Police state

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A police state is "a political unit characterized by repressive governmental control of political, economic, and social life usually by an arbitrary exercise of power by police and especially secret police in place of regular operation of administrative and judicial organs of the government according to publicly known legal procedures." [1]

According to the Wikipedia, a police state is "a totalitarian state regulated by secret police; the police exercise power on behalf of the executive and the conduct of the police cannot be effectively challenged. In such regimes there is no significant distinction between the law and the will of the executive; there is no rule of law."


"The best-known literary treatment of the police state is George Orwell's novel Nineteen Eighty-Four, which describes life under a totalitarian régime that uses the constant presence of eternal war as a pretext for subjecting the people to mass surveillance, constraining both freedom of action and of thought." [2]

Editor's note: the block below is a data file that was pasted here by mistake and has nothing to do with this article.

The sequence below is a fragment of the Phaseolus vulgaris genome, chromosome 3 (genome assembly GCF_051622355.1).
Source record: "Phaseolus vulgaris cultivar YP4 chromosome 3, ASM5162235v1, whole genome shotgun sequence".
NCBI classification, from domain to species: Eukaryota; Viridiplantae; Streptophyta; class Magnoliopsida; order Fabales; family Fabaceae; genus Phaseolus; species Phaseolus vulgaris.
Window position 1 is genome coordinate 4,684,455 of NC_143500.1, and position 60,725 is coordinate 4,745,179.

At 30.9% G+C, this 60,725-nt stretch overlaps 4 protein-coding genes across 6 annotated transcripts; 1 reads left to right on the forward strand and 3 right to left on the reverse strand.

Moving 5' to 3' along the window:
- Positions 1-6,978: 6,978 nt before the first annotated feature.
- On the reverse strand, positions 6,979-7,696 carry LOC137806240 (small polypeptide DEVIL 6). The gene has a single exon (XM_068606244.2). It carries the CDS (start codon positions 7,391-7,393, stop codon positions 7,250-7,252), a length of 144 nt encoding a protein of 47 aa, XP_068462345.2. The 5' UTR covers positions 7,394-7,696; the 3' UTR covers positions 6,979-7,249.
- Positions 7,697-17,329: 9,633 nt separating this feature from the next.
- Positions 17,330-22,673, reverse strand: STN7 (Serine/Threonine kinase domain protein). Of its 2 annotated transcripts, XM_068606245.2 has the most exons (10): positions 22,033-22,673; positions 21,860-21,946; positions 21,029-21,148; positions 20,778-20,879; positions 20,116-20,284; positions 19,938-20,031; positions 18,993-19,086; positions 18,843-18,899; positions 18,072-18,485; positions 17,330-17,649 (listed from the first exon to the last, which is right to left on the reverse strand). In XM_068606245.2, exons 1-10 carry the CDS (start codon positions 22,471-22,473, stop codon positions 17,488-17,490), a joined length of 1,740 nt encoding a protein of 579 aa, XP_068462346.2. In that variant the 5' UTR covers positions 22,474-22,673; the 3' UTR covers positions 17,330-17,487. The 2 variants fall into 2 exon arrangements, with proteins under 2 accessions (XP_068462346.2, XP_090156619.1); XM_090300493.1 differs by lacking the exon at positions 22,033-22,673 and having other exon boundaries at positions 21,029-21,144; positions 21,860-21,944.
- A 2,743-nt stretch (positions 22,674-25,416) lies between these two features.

A classic modern police state was East Germany, or the German Democratic Republic (GDR). The East German secret police force, the Stasi (or Ministerium für Staatssicherheit) maintained a close watch over East German citizens, to the point where virtually every residential building, place of employment or place of leisure was home to at least one Stasi informant. [3]

Some say that since the September 11, 2001 terrorist attack, especially with the passing of the Patriot Act I, the United States is becoming more and more of a police state in that the government now has expanded powers to surveil and detain people it considers potential terrorists without due process.

A proposed new act, the Domestic Security Enhancement Act of 2003, is feared to be likely to accelerate this process.

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Note: This article is based on a similar article at the Wikipedia.